Mental health is not often a public topic of conversation—or even a private one. That avoidance appears to be just as prevalent, if not more so, in church settings. In recent years, however, a plethora of research has shown that mental health issues are more common than one might think, cutting across gender, ethnicity, and socioeconomic status. According to the Substance Abuse and Mental Health Services Administration, it’s estimated that almost one in five Americans suffer from some form of mental illness each year.
As churches become increasingly aware of the widespread and serious nature of mental illness, church leaders may wonder how they should engage mental health ministry in the church—and what legal risks they may face in doing so.
The most important mental health case to date
Lisa Runquist, an attorney specializing in nonprofit law, has researched the issue of liability for churches that have chosen to counsel individuals with mental health issues.
For Runquist, the most important court case regarding churches and counseling came in 1988 when a lawsuit—Nally v. Grace Community Church of the Valley—was ultimately decided by the Supreme Court of California. An individual, Kenneth Nally, had sought help from counseling through Grace Community Church of the Valley and later committed suicide. Nally’s parents then brought a wrongful death action lawsuit against the church and four church pastors, alleging “clergyman malpractice” (negligence in failing to prevent the suicide).
Runquist explains the verdict and its importance:
The Supreme Court of California . . . found that the church was not liable for clergy malpractice and did not violate any legal duty to Mr. Nally. Specifically, there was no duty on the church and its pastors (and other “non-therapist counselors”) to refer suicidal persons to licensed psychotherapists. In addition, there was no cause of action for wrongful death based on intentional infliction of emotional distress. Since that time, there have been other cases brought in various other states, also finding no breach of duty by clergy.
For churches worried about the risk of liability for counseling someone with mental health issues, that’s good news. But it’s not the full scope of the issue.
Runquist is quick to note that although the Supreme Court of California ruled in favor of the church in this case, it did so based—at least in part—on several key facts of the case that might not be applicable to future lawsuits against churches. Those key facts in this specific case were:
- The individual voluntarily sought counsel from the church.
- The church did not have a professional or clinical counseling ministry. They responded on a spiritual, biblical, or prayer level. "In essence, defendants held themselves out as pastoral counselors able to deal with a variety of problems—not as professional, medical, or psychiatric counselors," according to a concurring opinion from the court.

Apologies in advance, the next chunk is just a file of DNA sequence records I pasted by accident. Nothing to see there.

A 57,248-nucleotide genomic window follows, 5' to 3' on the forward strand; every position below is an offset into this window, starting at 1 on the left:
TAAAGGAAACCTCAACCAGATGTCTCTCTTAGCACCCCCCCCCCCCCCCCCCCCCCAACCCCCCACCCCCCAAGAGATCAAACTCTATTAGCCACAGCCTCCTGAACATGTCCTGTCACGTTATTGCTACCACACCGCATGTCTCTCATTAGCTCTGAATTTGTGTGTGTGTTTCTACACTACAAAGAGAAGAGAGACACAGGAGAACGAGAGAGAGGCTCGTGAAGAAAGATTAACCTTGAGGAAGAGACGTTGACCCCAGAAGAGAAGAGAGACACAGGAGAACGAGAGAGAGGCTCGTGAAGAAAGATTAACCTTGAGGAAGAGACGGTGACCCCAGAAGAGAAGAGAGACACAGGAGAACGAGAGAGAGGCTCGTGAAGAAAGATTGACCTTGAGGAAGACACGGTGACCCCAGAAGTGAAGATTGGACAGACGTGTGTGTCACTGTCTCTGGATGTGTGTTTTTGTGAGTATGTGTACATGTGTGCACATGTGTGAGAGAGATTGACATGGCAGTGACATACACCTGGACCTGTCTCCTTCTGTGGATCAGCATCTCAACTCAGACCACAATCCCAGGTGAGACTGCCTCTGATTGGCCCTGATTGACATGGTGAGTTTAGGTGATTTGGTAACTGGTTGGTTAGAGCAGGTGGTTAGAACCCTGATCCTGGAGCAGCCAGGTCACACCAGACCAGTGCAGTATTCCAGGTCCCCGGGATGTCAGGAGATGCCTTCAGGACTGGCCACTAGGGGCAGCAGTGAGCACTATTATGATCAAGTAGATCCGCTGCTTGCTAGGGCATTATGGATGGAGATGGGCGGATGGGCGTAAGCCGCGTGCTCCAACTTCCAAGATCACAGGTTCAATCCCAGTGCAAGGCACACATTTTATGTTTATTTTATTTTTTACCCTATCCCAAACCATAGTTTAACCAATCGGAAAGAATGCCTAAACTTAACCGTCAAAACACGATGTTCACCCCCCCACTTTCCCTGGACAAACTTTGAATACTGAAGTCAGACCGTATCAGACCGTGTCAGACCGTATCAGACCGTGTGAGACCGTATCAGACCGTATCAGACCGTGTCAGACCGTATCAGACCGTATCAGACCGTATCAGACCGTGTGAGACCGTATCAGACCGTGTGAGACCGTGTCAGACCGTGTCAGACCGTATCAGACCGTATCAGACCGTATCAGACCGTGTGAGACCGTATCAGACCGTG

- Both the individual's mother and father had been informed by several physicians and psychologists that he needed acute psychiatric care and should commit himself or be committed. The parents rejected this advice.
- The church actually arranged several visits to physicians or psychologists in addition to encouraging the individual to continue to see and cooperate with the physicians and psychiatrists he was already seeing.
“Although the California Supreme Court rejected the Court of Appeal’s imposition of a duty to refer on pastoral counselors, the facts surrounding the case cannot be overlooked,” says Runquist. “In fact, a concurring opinion found that there was a duty [on the part of the church], but that it was not breached in this case” (emphasis added).
This means that churches may indeed be taking on some legal duty by offering counseling—even if the counseling is solely spiritual in nature and that spiritual nature is made explicit. How much liability they take on, however, depends on the church and what it communicates to its counselees and community.
Pastors need to weigh carefully the help they offer to those dealing with mental illness and how that help is conveyed. This is especially true given the scope of the issue—and the inadequate preparation for it on the part of most pastors.
Pastors have ‘next to zero’ training
The reality of mental illness is larger than has been historically acknowledged in our culture—both in Christian circles and outside of them.
Brad Hoefs is a pastor who started Fresh Hope for Mental Health (or “Fresh Hope”), a peer-to-peer support group similar to Alcoholics Anonymous, for both individuals and the families and friends of those dealing with mental health diagnoses. Hoefs himself has been diagnosed with bipolar disorder and believes the church has a long way to go to adequately minister to people in this area. He sees the issue of mental health as widespread, urgent, and a prime opportunity for ministry.
Take the issue of suicide. There are “now more suicides per year than there are [fatalities due to] car accidents,” says Hoefs. “More people are shot by their own hands than are shot by guns by other people.”
Not all mental health issues are as life-threatening as depression with the risk of suicide, but all mental illness is serious for those who experience it. Of those with a mental health issue, three out of five receive no treatment, according to Dr. Matthew Stanford, an adjunct professor in the Department of Psychiatry and Behavioral Sciences at Baylor College of Medicine and the Department of Psychology at the University of Houston.
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